Originally published on shfwire.com for the Scripps Howard Foundation Wire
PRINCE WILLIAM COUNTY, Va. – It was a particularly mild Friday, and Jacquie Lopez was sitting outside of the restaurant she and her husband own. A ukulele player strummed a Sara Bareilles cover to entertain the handful of customers lunching on pommes frites and tomato-basil quiche. Live music, French food, black-and-white-checkered tablecloths – this is her American dream.
Two years ago, Lopez, of Lake Ridge, Va., was carpooling to Washington every day. Her job as an IT project manager for the Department of Veterans Affairs paid well, but the commute, in her words, was “hell.”
“That’s what you’re supposed to do in this area: make a lot of money, and hate the commute,” she said.
By the numbers, she’s not far off.
Lopez lives in Prince William County, located about 30 miles from D.C. on the southwestern edge of the national capital region. The median household income is $92,655 – the ninth highest among the 20 largest counties in the country – and a quarter of the workforce travels an hour or more to work, one way.
Prince William County has a growing economy with a safety blanket of federal money – although no one knows if that money will still be there in January or who will be in office to manage it. Lopez was among the 57.5 percent of the county’s voters who helped President Barack Obama win Virginia and the presidency in 2008; whether Obama can carry the swing state again may depend on whether business owners support him.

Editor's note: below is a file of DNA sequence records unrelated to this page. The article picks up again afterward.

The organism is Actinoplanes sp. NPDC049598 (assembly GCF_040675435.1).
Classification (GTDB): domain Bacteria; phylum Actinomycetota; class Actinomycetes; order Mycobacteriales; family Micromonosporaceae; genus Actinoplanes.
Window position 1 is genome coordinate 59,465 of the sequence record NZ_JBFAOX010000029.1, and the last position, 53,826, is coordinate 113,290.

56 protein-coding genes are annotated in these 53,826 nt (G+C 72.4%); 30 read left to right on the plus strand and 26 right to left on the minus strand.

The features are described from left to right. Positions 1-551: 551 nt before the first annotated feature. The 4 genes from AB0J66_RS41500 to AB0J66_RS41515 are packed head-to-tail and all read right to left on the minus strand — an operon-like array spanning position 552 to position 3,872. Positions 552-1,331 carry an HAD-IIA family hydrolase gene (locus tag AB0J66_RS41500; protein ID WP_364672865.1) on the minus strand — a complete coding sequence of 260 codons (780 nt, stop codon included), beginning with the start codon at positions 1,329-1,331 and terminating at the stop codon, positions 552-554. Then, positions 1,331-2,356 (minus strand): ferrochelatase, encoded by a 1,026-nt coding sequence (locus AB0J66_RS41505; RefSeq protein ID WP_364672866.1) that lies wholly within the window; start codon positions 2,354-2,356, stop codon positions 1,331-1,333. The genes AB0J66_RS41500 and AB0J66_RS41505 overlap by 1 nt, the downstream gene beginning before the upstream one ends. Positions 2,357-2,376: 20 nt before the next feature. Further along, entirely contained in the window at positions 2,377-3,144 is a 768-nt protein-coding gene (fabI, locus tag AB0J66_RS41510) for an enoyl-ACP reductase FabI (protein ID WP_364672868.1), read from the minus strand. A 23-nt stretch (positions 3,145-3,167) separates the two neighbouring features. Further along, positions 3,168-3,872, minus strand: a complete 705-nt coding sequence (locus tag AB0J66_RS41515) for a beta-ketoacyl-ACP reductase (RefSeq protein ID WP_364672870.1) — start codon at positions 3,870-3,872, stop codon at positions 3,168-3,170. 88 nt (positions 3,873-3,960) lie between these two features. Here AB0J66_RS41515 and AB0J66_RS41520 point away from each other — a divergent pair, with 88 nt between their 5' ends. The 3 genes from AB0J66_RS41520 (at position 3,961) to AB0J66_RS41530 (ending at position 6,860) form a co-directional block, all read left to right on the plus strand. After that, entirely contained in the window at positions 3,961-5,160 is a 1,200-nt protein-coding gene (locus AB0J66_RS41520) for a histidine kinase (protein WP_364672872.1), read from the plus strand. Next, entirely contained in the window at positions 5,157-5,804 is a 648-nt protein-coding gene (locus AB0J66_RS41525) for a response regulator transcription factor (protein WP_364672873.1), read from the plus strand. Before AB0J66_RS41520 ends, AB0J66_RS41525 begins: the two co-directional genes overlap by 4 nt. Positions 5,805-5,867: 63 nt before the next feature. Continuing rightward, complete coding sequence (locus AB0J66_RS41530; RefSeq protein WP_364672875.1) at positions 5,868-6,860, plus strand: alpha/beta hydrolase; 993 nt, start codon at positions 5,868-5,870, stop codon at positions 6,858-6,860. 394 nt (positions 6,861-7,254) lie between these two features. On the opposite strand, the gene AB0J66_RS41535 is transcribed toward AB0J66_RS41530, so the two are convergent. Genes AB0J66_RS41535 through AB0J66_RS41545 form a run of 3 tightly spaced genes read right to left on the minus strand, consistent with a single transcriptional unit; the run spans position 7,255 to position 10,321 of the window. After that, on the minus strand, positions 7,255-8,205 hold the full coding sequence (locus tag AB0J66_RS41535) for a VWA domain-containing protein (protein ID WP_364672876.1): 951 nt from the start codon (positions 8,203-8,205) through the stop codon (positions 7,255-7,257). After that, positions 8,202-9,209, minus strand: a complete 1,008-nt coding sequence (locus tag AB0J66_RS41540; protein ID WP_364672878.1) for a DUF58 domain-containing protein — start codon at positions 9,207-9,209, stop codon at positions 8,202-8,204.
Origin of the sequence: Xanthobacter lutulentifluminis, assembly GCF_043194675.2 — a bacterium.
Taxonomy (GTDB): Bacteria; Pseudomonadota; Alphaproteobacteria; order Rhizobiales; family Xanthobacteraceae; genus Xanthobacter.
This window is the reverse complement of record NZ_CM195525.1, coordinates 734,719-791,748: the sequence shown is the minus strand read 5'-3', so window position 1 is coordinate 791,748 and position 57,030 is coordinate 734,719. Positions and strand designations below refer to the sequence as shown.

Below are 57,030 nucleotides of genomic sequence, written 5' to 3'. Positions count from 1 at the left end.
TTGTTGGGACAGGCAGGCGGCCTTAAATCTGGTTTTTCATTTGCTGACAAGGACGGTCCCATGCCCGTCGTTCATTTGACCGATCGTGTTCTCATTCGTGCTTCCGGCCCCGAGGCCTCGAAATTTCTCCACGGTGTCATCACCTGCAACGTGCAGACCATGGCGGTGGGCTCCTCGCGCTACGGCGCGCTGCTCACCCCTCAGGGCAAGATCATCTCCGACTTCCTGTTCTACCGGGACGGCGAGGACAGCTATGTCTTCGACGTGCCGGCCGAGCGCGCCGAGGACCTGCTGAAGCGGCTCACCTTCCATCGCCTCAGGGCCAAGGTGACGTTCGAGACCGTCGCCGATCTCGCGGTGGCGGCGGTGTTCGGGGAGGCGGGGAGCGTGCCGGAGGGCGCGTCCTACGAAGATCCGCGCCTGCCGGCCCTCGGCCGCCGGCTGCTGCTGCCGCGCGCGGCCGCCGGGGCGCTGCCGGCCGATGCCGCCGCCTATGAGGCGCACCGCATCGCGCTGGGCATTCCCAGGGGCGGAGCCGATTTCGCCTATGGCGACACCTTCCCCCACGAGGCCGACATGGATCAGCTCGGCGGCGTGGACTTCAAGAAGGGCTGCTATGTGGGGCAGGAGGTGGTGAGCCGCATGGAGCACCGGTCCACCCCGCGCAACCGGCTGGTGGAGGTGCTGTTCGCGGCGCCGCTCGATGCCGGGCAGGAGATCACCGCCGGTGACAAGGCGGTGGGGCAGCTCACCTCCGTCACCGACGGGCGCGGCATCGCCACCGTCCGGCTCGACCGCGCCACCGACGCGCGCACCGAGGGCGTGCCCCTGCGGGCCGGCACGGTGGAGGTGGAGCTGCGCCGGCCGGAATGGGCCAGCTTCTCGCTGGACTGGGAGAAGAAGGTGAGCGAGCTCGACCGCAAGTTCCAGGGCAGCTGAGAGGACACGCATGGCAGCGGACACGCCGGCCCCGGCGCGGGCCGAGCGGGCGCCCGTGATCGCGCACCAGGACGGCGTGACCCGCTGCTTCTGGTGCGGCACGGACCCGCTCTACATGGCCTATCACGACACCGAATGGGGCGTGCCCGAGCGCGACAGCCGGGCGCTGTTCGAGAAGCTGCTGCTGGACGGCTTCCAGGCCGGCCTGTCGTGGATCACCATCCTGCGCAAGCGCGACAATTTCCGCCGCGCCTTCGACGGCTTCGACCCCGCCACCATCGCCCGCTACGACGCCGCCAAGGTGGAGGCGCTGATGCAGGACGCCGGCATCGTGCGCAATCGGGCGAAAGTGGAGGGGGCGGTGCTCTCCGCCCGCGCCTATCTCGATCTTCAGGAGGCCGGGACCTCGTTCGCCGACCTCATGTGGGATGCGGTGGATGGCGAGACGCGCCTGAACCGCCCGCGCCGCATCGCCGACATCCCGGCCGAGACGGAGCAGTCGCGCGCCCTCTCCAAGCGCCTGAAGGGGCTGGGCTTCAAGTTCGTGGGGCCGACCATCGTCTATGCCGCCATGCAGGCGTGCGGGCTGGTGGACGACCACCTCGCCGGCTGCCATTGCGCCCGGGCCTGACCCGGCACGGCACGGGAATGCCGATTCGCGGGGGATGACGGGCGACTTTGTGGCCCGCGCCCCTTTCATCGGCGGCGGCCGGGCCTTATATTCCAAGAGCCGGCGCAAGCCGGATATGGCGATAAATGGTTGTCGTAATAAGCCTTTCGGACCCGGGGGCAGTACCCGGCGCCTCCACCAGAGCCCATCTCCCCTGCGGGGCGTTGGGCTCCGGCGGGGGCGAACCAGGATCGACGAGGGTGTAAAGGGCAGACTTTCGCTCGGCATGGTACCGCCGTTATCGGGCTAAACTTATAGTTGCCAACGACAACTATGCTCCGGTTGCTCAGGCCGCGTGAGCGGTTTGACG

Lopez, 44, left her 11-year government career to open Cock & Bowl, a mid-priced bistro in Occoquan, Va., in April 2010. Some doubters told her she was crazy to open a business in the middle of a recession. But her restaurant is going strong, and she credits her success partially to the recession itself. Instead of going on family vacations, she said, residents might be going out to dinner more.
“We give them an evening’s vacation,” she said. “If the economy is going to tank a little bit, you’re still going to eat.”
Weathering the storm
Lopez’s success reflects the area’s positive economic climate during a nationwide recession and some local hiccups.
The county saw its worst unemployment rates in February 2010 – 6.5 percent. By local standards, this was quite a blow. Pre-recession, in May 2007, Prince William County had an unemployment rate of 2.3 percent.
But even at its worst, it was significantly below the February 2010 national rate of 9.8 percent. Now the rate is 4.9 percent, compared to 8.3 percent nationally.
The county had some of the highest foreclosure numbers in Northern Virginia at the start of the recession: about 250 in 2006, up to 2,800 the following year and reaching a peak of almost 6,500 in 2008, according to county officials.
Median housing values dropped from almost $432,000 in 2006 to $238,000 in 2009, according to reports by RealEstate Business Intelligence LLC, making refinancing more difficult.
“We were seeing a boom of residential construction. When the economy tanked, we were sitting on a lot of inventory that couldn’t be sold,” Woodbridge District Supervisor Frank Principi said.